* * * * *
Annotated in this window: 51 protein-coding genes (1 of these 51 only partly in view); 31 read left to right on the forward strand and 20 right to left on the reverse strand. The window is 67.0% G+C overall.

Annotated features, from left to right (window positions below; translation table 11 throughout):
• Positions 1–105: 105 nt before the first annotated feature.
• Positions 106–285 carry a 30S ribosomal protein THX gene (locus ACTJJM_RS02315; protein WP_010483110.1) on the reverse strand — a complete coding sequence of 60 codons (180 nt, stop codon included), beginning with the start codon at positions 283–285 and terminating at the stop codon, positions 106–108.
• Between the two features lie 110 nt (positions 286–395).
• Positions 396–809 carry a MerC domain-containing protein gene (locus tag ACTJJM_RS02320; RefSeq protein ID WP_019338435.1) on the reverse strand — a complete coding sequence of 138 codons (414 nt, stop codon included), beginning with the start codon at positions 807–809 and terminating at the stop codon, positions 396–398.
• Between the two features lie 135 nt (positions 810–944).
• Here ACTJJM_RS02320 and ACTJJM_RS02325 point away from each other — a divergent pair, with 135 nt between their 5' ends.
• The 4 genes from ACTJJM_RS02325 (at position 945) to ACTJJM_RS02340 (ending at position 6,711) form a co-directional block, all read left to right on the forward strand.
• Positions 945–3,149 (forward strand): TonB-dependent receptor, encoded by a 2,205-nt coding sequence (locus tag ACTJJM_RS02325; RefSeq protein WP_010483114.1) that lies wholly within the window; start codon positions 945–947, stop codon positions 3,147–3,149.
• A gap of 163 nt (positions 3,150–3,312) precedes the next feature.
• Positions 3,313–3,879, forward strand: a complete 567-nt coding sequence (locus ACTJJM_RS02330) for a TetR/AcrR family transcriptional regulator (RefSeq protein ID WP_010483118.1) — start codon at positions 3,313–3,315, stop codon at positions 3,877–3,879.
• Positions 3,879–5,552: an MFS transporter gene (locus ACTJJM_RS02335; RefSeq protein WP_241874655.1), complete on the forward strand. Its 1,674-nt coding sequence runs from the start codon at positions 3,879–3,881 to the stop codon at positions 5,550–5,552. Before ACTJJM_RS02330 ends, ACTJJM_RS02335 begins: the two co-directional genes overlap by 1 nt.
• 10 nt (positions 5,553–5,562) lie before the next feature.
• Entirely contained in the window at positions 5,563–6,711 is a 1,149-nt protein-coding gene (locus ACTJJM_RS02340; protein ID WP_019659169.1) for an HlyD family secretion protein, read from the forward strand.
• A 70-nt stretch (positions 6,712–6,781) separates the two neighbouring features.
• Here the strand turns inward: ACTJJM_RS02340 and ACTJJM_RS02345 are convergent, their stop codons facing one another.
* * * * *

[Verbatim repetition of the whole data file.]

Annotated in this window: 51 protein-coding genes (1 of these 51 only partly in view); 31 read left to right on the forward strand and 20 right to left on the reverse strand. The window is 67.0% G+C overall.

Annotated features, from left to right (window positions below; translation table 11 throughout):
• Positions 1–105: 105 nt before the first annotated feature.
• Positions 106–285 carry a 30S ribosomal protein THX gene (locus ACTJJM_RS02315; protein WP_010483110.1) on the reverse strand — a complete coding sequence of 60 codons (180 nt, stop codon included), beginning with the start codon at positions 283–285 and terminating at the stop codon, positions 106–108.
• Between the two features lie 110 nt (positions 286–395).
• Positions 396–809 carry a MerC domain-containing protein gene (locus tag ACTJJM_RS02320; RefSeq protein ID WP_019338435.1) on the reverse strand — a complete coding sequence of 138 codons (414 nt, stop codon included), beginning with the start codon at positions 807–809 and terminating at the stop codon, positions 396–398.
• Between the two features lie 135 nt (positions 810–944).
• Here ACTJJM_RS02320 and ACTJJM_RS02325 point away from each other — a divergent pair, with 135 nt between their 5' ends.
• The 4 genes from ACTJJM_RS02325 (at position 945) to ACTJJM_RS02340 (ending at position 6,711) form a co-directional block, all read left to right on the forward strand.
• Positions 945–3,149 (forward strand): TonB-dependent receptor, encoded by a 2,205-nt coding sequence (locus tag ACTJJM_RS02325; RefSeq protein WP_010483114.1) that lies wholly within the window; start codon positions 945–947, stop codon positions 3,147–3,149.
• A gap of 163 nt (positions 3,150–3,312) precedes the next feature.
• Positions 3,313–3,879, forward strand: a complete 567-nt coding sequence (locus ACTJJM_RS02330) for a TetR/AcrR family transcriptional regulator (RefSeq protein ID WP_010483118.1) — start codon at positions 3,313–3,315, stop codon at positions 3,877–3,879.
• Positions 3,879–5,552: an MFS transporter gene (locus ACTJJM_RS02335; RefSeq protein WP_241874655.1), complete on the forward strand. Its 1,674-nt coding sequence runs from the start codon at positions 3,879–3,881 to the stop codon at positions 5,550–5,552. Before ACTJJM_RS02330 ends, ACTJJM_RS02335 begins: the two co-directional genes overlap by 1 nt.
• 10 nt (positions 5,553–5,562) lie before the next feature.
• Entirely contained in the window at positions 5,563–6,711 is a 1,149-nt protein-coding gene (locus ACTJJM_RS02340; protein ID WP_019659169.1) for an HlyD family secretion protein, read from the forward strand.
• A 70-nt stretch (positions 6,712–6,781) separates the two neighbouring features.
• Here the strand turns inward: ACTJJM_RS02340 and ACTJJM_RS02345 are convergent, their stop codons facing one another.